Accessing University Resources

Each college campus is going to be different when it comes to what services they are able to offer their students. You can find out what resources are available by visiting your school’s website, talking with a counselor, or going through your student life center. 

Getting to know your Resident Assistant and Resident Director (if living on campus) is important as they can help with campus living accommodations and stressors! And, in addition, get to know your academic advisor as they can help you manage course load and graduate in the shortest amount of time.

Some potential campus resources that you may be able to utilize are:

Whether you are a current or future student, start your semester off with a plan in place that nourishes your mental health needs and sets you up for success. You can work with your provider and/or family to help you establish a plan.

Things to consider when developing your plan:

What other resources are available to me?

Colleges often offer several free services to help their students deal with their academics. Your school might, for example, have a writing center where other students can help you with your papers, or they might be able to connect you with tutors if you’re struggling in class. Your school may also give you advice on how to better manage your time and develop better study skills (“Managing a Mental Health Condition,”n.d.).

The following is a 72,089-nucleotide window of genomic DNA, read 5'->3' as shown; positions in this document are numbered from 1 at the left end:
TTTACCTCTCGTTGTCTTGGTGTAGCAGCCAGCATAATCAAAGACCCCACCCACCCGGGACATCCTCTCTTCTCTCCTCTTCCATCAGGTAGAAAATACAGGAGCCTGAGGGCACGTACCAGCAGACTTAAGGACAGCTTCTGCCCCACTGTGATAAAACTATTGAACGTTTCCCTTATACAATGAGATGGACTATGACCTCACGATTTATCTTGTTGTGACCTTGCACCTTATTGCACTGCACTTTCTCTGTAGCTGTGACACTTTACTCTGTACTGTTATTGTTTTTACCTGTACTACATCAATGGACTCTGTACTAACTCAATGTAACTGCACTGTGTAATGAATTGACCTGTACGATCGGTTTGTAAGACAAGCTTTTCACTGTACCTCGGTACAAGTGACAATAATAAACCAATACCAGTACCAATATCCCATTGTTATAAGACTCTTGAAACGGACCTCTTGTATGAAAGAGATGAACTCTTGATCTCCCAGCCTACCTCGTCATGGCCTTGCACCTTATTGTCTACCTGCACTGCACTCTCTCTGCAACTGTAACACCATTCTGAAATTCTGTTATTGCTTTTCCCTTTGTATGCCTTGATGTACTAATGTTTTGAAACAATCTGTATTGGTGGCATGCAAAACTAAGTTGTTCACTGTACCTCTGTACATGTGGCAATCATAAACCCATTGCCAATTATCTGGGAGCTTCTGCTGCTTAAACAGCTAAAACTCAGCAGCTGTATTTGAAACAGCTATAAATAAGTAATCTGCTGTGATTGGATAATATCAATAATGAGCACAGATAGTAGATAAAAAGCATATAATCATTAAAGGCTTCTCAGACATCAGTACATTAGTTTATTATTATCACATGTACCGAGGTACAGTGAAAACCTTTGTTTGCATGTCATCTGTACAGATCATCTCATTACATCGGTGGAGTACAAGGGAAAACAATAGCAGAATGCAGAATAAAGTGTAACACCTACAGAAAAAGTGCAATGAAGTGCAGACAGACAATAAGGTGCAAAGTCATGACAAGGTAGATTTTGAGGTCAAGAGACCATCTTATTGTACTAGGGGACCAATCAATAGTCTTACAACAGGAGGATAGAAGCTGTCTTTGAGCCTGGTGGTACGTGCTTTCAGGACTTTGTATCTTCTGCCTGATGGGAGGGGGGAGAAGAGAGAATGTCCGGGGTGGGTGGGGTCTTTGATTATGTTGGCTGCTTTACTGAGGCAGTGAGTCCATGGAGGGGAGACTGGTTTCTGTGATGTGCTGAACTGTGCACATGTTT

Professors are another excellent resource that can help you succeed. If you are having problems with your course material, they can help put you on the right track. Professors are often willing to negotiate things such as assignment due dates with you, especially if they know you have a disability. 

Finally, make sure you get the most out of your academic advisor. Your academic advisor is there to help you, and you should touch base with them often. If you have concerns about your schedule, are struggling with your coursework, or simply feel overwhelmed, contact your advisor. If your advisor cannot help you directly, they can still probably point you in the right direction. 

References

Our Work Young Person with anxiety jumping over a ball
Our Work Young people with OCD helping each other
Our Work Teacher looking up info on OCD